John Gould (1804-1881). A monograph of the Trochilidae, or family of humming birds. London: Printed by Taylor and Francis, published by the author, 1851.
Most of Gould's large-format illustrated works were issued in parts, rather than as complete books. Each part contained a small number of plates, along with the accompanying descriptions. Once the work was completed, it would be up to the individual subscriber to have the entire work bound together. The Castle Collection contains only Part II of the hummingbird volume, with 15 plates. The image at left, of the Calothorax Mulsanti, is from this part. Gould issued 25 parts with 360 plates between 1849 and 1861, followed by a supplement in the 1880s.
John Gould (1804-1881). Supplement to the first edition of a monograph of the Ramphastidae, or family of toucans. London: published by the author, 1855.
Gould's original Monograph of the Ramphastidae, or family of toucans, was published in the mid-1830s with 33 lithographic plates. He produced a second edition with 55 plates in the early 1850s, followed by this separate volume containing only the 22 new plates.
John Gould (1804-1881). A century of birds from the Himalaya Mountains. London: published by the author, 1832.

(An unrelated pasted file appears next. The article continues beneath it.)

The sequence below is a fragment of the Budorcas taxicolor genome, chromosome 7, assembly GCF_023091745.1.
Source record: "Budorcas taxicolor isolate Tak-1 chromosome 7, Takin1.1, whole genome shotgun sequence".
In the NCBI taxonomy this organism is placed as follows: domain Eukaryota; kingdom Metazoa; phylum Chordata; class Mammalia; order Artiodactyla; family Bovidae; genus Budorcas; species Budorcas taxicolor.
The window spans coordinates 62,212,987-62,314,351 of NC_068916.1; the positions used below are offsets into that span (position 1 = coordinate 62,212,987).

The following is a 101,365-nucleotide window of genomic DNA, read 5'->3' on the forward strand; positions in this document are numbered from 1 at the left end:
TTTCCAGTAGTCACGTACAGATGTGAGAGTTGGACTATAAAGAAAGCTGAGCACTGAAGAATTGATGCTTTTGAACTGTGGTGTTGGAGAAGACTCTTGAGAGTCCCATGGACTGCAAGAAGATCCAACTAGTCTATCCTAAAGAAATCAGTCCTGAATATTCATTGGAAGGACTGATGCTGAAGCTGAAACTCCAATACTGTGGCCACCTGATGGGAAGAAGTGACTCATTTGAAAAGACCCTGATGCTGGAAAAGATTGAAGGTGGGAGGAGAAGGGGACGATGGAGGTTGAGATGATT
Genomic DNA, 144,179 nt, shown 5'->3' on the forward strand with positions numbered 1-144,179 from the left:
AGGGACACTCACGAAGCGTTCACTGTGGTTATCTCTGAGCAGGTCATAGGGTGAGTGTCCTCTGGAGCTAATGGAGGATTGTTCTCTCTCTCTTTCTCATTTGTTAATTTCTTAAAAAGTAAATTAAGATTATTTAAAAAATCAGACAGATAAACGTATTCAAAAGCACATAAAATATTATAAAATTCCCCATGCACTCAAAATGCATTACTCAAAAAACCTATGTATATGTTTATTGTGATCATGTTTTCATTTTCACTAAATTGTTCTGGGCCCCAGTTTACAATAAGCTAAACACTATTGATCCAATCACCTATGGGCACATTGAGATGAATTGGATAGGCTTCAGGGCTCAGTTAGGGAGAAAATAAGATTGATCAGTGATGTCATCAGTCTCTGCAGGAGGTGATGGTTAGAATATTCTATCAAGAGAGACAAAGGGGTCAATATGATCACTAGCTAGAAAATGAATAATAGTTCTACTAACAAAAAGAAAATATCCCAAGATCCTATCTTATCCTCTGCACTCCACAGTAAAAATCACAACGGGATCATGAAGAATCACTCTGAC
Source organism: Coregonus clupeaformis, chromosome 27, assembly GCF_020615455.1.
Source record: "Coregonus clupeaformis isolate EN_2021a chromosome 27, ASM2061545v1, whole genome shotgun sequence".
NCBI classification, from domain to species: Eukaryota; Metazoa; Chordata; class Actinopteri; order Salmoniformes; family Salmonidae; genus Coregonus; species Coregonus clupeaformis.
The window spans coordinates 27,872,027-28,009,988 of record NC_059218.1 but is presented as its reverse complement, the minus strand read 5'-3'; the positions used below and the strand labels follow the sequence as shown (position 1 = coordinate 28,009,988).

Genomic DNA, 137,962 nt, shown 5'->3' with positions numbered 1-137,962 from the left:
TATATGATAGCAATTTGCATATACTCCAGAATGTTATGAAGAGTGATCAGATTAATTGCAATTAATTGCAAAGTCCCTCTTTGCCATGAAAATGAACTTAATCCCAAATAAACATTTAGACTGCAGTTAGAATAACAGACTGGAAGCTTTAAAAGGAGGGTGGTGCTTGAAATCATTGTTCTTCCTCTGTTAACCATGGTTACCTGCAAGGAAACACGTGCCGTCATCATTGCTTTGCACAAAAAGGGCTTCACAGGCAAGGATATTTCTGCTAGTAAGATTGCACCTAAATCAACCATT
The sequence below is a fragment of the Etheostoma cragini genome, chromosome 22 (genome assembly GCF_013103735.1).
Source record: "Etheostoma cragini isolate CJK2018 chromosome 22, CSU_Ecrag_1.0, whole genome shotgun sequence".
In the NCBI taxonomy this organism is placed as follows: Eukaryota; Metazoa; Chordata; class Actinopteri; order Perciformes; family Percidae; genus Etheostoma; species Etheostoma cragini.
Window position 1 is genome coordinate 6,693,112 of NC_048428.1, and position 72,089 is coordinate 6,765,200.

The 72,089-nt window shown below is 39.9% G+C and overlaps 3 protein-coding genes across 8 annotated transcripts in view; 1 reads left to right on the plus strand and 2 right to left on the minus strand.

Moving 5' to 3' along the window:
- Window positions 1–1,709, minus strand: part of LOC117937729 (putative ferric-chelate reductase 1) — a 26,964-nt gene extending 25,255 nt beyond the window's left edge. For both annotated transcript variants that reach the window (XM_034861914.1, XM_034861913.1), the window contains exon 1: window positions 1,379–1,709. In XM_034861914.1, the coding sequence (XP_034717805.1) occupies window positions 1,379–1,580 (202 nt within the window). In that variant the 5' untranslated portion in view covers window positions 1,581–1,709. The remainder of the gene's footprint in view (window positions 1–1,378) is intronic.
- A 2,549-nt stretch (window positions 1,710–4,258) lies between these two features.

This is Gould's first book, made possible by the donation of a large collection of Himalayan birds to the Zoological Society of London. Gould was the organizer and designer of the work, and drew the original sketches from which the final drawings were made. The final artwork, though, was done by his wife, Elizabeth Coxen Gould, and the text was largely written by Nicholas Aylward Vigors, the first secretary of the Society.
Edward Lear (1812-1888). Illustrations of the family of Psittacidae, or parrots: the greater part of the species hitherto unfigured, containing forty-two lithographic plates, drawn from life, and on stone. London: E. Lear, 1832.
Lear is best remembered today for his limericks and nonsense poetry, most notably The Owl and the Pussycat, but he started his career as an artist who pioneered the use of lithography to produce natural history illustrations. At the age of 18 he began working as an artist at the Zoological Society of London, where he was encouraged to make drawings of the collection of live parrots housed there. Of the hundreds of bird drawings he made, he converted forty-two to lithographic plates and issued them in a series of parts before abandoning the project. Lear's Parrots was greeted with such enthusiasm, though, that it encouraged John Gould to pursue his project on the birds of the Himalayas. Lear also worked on a number of Gould's projects before giving up natural history painting in the late 1830s because of poor eyesight.
Selby's extra-large bird prints are often thought of as the British equivalent to Audubon's Birds of America. Like Audubon in America, Selby aimed to create a comprehensive guide to the birds of Great Britain, featuring illustrations that showed the birds life-sized and in their natural habitats. Selby, a gentleman farmer and amateur naturalist, did both the original paintings and most of the engravings himself. The plates were originally published between 1821 and 1834 by William Lizars, the printer who was originally commissioned to print Audubon's work. The Castle Collection holds the second edition of the prints, issued in 1841 by Henry Bohn of London.